I believe that was the early 60s, and we were in Greece (where I spent my late grade school years). Before then I was in the 3rd grade (in Alexandria, Virginia); after we came back, I was in the 8th grade (in Fort Campbell, Kentucky). I don’t recall any significant amount of religious content — except, of course, for the 2 years I was in a Catholic school in Greece.

    • Anniel says:

      Ah, yes, Madalyn Murray O’Hare, probably one of the most hated women in the nation. Didn’t her own son turn against her when he was grown and become a Christian? I think I remember that.

      • Glenn Fairman says:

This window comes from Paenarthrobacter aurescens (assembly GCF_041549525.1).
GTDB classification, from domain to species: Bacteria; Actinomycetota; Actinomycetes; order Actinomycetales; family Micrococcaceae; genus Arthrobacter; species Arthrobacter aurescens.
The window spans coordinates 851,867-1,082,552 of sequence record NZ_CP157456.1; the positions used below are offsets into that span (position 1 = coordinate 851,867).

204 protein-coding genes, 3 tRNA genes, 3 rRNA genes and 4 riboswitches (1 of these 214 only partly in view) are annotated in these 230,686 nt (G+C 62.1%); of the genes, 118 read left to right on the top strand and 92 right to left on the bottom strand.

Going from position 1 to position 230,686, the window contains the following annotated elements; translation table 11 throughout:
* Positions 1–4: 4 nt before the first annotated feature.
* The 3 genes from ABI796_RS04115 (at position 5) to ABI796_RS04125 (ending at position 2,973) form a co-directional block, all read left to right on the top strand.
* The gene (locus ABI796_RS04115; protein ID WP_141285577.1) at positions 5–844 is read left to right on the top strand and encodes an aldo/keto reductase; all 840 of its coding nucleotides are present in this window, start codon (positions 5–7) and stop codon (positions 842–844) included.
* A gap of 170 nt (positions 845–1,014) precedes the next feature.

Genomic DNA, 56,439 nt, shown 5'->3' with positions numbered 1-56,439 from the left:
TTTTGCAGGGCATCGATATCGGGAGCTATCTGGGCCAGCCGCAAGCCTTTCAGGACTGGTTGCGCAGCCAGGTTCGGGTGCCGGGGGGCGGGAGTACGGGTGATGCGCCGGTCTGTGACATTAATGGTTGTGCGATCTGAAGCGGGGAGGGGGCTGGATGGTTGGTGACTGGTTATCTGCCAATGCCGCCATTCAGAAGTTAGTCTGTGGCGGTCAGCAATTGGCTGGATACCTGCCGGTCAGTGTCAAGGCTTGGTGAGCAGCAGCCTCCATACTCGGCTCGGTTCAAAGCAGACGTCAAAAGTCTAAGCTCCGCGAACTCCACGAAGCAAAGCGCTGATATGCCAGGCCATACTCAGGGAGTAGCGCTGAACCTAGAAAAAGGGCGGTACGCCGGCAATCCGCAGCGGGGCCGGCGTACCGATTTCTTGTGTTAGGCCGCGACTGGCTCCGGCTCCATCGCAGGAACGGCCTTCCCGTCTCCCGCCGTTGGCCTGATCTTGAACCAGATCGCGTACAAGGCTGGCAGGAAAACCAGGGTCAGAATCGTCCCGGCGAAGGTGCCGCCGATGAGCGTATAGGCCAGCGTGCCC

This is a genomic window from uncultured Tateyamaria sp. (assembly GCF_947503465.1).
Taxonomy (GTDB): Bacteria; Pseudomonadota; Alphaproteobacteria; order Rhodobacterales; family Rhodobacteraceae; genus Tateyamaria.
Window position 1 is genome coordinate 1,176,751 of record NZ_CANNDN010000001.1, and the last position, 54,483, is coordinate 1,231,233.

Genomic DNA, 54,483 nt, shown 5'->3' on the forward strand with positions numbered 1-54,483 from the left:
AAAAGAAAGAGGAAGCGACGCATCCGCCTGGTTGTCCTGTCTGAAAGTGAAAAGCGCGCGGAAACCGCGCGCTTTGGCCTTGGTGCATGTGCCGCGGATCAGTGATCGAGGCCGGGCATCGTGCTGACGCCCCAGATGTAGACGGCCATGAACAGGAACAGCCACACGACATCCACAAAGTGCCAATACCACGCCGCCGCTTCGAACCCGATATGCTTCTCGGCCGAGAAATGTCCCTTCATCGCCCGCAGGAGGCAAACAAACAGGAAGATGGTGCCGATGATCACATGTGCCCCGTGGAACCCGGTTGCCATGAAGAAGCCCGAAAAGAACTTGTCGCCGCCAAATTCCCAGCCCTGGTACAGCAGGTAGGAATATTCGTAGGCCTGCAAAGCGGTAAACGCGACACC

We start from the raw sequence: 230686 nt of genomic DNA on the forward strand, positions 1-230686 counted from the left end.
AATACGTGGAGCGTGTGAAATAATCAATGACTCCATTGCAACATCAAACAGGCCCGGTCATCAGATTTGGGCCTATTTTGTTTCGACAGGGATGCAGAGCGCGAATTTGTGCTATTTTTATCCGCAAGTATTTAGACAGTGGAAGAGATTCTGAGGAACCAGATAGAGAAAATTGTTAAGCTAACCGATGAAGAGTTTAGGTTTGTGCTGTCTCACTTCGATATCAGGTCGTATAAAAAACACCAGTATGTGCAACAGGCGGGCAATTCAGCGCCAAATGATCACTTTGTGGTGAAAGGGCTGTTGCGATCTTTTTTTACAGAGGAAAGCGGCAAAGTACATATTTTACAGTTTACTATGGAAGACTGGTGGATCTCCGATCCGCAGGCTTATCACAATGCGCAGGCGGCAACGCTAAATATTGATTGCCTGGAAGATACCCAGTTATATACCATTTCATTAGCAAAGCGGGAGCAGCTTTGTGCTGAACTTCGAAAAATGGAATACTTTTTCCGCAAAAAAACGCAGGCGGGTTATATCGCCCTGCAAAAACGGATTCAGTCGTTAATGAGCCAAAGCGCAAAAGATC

From Wiki: On August 27, 1995, O’Hair, her son Jon, and granddaughter Robin suddenly disappeared.[4] The door to the office of American Atheists was locked with a typewritten note attached (apparently with Jon’s signature), stating, “The Murray O’Hair family has been called out of town on an emergency basis. We do not know how long we will be gone at the time of the writing of this memo.” When O’Hair’s home was entered, breakfast dishes were sitting on the table;[4] her diabetes medication was on the kitchen counter, and her dogs had been left behind without a caregiver.[14] In phone calls a few days later, the trio claimed that they were on “business” in San Antonio, Texas.[4] A few days later, Jon ordered $600,000 worth of gold coins from a San Antonio jeweler but took delivery of only $500,000 worth of coins.[27]